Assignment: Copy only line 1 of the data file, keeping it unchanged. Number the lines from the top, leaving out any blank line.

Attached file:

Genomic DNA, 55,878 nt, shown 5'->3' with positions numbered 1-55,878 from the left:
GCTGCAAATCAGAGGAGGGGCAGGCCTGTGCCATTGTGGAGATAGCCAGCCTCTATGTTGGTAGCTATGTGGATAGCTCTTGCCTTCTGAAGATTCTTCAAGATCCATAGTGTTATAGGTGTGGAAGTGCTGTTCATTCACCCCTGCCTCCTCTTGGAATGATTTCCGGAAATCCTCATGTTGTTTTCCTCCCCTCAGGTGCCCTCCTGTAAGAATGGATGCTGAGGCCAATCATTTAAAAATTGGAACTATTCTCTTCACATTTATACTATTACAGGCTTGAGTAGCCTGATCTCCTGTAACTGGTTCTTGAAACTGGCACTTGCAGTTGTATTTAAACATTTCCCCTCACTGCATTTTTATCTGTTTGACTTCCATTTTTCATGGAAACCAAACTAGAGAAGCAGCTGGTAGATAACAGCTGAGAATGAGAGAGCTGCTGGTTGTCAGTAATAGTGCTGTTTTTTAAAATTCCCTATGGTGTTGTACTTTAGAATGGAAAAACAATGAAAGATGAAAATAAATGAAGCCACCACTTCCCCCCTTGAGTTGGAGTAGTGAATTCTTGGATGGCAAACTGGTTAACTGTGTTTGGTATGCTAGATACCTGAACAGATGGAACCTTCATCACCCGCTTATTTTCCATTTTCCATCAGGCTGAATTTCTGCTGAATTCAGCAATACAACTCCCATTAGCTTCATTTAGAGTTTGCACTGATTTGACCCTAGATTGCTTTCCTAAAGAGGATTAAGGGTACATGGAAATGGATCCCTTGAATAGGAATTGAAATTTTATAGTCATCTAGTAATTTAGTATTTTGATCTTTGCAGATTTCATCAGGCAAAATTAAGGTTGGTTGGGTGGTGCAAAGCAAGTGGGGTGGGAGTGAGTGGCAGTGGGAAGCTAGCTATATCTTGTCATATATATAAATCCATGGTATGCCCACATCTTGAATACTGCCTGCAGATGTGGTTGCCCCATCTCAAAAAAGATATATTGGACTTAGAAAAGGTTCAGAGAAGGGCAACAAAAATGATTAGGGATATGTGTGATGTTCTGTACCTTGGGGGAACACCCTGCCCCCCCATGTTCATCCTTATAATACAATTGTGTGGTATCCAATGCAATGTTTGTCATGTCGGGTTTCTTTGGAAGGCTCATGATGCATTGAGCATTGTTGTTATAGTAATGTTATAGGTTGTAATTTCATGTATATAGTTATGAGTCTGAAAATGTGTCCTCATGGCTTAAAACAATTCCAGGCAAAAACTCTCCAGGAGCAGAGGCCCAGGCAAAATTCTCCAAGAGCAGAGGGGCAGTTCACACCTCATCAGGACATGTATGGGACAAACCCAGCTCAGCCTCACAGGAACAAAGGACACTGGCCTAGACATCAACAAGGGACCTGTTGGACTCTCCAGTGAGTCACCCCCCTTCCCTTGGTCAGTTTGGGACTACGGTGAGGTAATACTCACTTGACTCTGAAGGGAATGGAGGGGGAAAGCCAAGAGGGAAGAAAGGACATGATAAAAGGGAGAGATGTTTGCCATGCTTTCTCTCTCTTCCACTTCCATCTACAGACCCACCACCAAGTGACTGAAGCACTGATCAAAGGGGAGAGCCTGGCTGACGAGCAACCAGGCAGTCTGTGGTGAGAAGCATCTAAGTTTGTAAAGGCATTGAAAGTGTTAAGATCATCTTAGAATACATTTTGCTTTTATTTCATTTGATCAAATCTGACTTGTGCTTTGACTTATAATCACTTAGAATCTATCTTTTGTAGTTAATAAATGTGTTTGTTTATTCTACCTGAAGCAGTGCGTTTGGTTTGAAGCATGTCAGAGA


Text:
Genomic DNA, 55,878 nt, shown 5'->3' with positions numbered 1-55,878 from the left: